When did society become so sensitive?
Possibly the advent of the Internet has drawn more attention to our inability to accept other people’s culture and point of views, but after Richard Sherman’s attempt at cutting a promo for the WWE on Sunday after his team went to the Super Bowl, it became clear that our nation, or at least Facebook, Twitter and any other medium available, doesn’t like football players yelling into the camera.
If you haven’t seen Sherman’s interview, then you likely don’t own a television or have Internet access, but if you did see it, you likely have formulated an opinion.
And was it that bad? It sounded more like an interview with a professional wrestler than a football player, and since I loved wrestling when I was a kid, I thought Sherman’s interview provided great entertainment.
What’s better? Sitting through another pre-rehearsed coaches interview about how great their team played together or seeing real emotion play out on live television. I know which one I’m taking.
But the majority of the nation is siding with the “Our team executed well and we were fortunate enough to win because the other team is well-coached and disciplined, blah, blah, blah,” coach-speak.
I don’t cover sports anymore, but I spent plenty of years in my early life hearing the same words spoken by coaches, and that hasn’t stopped. And I don’t blame them.
Because if they were honest, they would likely be fired, or be called a thug, or have to call a press conference explaining why they said little Johnny could have played better after committing 20 turnovers.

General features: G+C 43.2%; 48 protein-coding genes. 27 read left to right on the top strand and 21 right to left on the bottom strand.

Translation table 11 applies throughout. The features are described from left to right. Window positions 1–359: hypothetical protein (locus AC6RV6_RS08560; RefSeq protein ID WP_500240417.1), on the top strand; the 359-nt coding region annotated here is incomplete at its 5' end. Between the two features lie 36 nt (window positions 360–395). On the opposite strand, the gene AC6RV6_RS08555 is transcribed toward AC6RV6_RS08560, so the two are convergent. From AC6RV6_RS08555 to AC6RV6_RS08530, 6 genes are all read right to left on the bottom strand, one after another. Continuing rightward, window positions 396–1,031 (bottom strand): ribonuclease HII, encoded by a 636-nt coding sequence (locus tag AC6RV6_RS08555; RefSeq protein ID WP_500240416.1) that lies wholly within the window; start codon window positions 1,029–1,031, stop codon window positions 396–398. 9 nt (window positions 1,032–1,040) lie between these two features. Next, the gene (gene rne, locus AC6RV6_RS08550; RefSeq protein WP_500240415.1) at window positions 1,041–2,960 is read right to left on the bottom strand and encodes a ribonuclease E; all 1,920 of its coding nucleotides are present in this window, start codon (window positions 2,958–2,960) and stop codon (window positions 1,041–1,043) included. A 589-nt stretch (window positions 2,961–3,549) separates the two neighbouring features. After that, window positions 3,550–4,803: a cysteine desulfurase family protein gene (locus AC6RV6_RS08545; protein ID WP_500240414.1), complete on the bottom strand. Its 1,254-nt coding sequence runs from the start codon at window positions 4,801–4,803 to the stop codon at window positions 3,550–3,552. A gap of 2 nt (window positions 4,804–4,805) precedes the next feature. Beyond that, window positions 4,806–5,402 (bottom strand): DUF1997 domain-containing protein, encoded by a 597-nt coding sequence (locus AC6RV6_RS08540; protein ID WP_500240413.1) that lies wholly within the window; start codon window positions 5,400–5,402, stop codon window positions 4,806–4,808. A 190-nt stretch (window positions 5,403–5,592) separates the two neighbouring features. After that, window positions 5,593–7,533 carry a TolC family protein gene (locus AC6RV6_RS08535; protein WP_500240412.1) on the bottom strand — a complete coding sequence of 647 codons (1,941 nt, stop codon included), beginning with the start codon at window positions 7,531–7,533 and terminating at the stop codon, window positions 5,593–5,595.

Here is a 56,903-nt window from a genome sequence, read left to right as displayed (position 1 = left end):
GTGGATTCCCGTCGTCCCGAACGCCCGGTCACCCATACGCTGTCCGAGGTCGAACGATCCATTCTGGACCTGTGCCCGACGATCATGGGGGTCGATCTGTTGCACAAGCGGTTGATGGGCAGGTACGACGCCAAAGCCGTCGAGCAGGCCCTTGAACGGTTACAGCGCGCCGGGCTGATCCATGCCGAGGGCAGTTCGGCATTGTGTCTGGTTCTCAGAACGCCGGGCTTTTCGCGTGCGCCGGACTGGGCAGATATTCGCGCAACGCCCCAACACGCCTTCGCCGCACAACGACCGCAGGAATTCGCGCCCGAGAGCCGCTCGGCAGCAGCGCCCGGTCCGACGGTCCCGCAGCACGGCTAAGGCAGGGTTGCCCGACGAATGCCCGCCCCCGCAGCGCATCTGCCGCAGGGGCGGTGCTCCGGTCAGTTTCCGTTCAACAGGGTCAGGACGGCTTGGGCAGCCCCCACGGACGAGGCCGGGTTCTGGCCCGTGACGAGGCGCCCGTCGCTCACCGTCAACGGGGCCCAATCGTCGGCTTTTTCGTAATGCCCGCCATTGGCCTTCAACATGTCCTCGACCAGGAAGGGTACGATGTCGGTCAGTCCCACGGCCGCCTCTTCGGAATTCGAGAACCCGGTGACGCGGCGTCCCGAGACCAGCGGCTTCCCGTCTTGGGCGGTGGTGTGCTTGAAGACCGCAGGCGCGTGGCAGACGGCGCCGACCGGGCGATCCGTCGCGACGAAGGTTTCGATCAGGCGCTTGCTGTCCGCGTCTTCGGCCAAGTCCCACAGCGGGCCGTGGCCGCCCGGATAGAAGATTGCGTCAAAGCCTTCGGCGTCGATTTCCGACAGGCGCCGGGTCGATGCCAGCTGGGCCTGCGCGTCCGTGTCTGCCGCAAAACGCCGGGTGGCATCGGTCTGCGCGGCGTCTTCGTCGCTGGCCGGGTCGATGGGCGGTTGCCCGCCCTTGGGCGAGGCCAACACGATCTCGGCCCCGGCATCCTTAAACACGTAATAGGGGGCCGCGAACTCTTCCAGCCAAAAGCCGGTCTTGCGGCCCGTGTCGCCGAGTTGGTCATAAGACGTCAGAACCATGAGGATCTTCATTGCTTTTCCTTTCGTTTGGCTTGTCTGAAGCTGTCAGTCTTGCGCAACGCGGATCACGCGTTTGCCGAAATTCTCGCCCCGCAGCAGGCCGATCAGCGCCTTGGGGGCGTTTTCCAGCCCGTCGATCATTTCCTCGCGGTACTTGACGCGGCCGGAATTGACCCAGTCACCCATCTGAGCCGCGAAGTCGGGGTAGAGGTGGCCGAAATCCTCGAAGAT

The truth sometimes hurts, or at least that’s what I’ve always been told. Far too often, though, we don’t get the truth, because the source of information is too scared to be chastised by someone for saying something that isn’t considered politically correct.
We face that obstacle every day in the newspaper business. Sure, we hear plenty of information, but we can’t go to print with it because the information must go through several different channels before the statement is so watered down that it doesn’t have a shred of redeeming value.
It’s hard for me to understand this fear of someone espousing a different opinion than mine. I put not only my name, but my face, on my opinion every week for the world (or at least my close family and friends) to read.
And I will disagree with many people’s opinion. It doesn’t mean that I dislike that person as a human being; it just means that I don’t share the same beliefs. I grew up a Chicago White Sox, Minnesota Vikings and Iowa State Cyclones fan. It takes thick skin to go to verbal warfare each day at school rooting for those teams in the 1990s.
As a journalist, thick skin is a requirement. Every reporter I hire, I warn them that they’re entering a profession where being disliked is the norm. Just ask someone what they think of the media, and I’m sure most respondents will reply with a negative view.
If they knew me as a person, I hope they wouldn’t hate me as much. But I can’t help what movies and some high-profile journalists have done to hinder people’s perception of journalists.
It’s time to toughen up a bit. Not everyone is going to agree with everything we say. Sure, some people get their point across by screaming a non-profanity-laced post-game speech about a wide receiver and others choose a more subtle tone.
Either way, don’t get too offended by someone’s opinion. Sometimes, freedom of speech is hard to handle.
Scott Levine is the Associate Editor of the Clinton Herald. He can be reached at email@example.com.